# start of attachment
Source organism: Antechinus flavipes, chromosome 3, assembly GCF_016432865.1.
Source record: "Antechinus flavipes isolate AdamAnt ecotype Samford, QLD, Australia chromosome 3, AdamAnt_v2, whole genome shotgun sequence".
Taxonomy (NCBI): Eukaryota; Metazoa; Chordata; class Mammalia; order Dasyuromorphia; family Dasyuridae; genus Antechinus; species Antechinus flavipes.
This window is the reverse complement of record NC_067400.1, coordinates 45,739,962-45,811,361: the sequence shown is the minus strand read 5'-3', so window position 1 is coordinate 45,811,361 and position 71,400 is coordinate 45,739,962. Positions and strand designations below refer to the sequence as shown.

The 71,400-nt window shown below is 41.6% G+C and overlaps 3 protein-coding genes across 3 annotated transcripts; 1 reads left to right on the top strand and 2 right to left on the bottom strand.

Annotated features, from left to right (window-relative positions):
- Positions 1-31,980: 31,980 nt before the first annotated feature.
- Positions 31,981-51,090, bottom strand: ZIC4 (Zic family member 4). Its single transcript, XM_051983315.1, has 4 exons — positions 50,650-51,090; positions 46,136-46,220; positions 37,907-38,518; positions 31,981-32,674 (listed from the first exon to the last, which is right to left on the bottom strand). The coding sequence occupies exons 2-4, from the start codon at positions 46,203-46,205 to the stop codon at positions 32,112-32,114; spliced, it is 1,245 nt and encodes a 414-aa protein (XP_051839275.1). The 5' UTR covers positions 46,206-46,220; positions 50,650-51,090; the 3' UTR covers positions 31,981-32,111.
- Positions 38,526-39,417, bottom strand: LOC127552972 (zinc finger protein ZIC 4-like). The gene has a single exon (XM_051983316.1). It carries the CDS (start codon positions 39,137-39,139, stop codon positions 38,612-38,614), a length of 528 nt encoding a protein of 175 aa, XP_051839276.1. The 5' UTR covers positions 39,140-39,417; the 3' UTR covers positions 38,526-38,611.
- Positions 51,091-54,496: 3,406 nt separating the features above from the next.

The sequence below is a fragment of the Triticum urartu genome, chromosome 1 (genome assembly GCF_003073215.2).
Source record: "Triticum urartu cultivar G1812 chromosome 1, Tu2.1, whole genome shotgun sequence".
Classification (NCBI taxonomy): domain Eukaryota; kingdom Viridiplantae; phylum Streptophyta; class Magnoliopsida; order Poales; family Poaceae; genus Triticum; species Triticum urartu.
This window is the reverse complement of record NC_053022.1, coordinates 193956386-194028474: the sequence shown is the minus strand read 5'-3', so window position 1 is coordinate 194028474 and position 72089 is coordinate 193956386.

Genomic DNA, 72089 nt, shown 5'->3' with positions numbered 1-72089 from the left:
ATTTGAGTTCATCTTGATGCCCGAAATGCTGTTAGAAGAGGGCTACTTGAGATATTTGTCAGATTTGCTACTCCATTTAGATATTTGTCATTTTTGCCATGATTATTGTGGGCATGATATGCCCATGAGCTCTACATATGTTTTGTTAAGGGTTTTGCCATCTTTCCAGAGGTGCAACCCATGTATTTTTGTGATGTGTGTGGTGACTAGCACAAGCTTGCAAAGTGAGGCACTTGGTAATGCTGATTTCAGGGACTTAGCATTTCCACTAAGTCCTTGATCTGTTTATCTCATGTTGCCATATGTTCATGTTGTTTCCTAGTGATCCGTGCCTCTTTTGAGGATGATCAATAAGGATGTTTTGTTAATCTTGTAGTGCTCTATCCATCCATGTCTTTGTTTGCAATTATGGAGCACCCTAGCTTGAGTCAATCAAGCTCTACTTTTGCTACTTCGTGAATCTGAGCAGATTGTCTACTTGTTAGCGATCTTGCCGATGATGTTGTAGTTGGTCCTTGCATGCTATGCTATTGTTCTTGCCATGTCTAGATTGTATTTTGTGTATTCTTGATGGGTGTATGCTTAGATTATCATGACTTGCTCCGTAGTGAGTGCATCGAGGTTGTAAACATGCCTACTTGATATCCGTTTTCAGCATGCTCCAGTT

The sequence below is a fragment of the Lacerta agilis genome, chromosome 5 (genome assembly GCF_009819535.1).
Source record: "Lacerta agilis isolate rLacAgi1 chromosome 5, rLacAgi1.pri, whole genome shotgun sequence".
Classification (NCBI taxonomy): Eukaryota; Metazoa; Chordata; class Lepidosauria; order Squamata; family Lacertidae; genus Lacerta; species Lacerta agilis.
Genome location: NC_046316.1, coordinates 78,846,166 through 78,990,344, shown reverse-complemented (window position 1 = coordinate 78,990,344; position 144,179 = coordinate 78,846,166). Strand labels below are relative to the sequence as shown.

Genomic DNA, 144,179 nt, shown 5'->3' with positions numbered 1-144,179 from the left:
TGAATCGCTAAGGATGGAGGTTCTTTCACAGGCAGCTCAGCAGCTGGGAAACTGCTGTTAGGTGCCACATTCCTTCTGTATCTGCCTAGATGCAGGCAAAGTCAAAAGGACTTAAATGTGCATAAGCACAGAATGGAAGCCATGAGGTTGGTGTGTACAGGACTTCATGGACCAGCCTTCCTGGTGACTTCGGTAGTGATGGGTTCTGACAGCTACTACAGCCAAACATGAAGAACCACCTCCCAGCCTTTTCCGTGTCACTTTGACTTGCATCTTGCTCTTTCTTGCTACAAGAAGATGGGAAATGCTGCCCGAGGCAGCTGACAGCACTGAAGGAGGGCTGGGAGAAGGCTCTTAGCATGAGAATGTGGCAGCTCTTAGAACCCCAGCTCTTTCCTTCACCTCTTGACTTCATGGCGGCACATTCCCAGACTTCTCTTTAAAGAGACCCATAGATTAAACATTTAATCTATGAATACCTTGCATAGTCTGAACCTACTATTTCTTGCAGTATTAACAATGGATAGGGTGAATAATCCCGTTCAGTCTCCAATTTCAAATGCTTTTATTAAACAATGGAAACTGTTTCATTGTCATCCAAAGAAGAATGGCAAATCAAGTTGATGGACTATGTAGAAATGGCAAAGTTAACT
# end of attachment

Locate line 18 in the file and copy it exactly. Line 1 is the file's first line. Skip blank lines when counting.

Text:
Source record: "Lacerta agilis isolate rLacAgi1 chromosome 5, rLacAgi1.pri, whole genome shotgun sequence".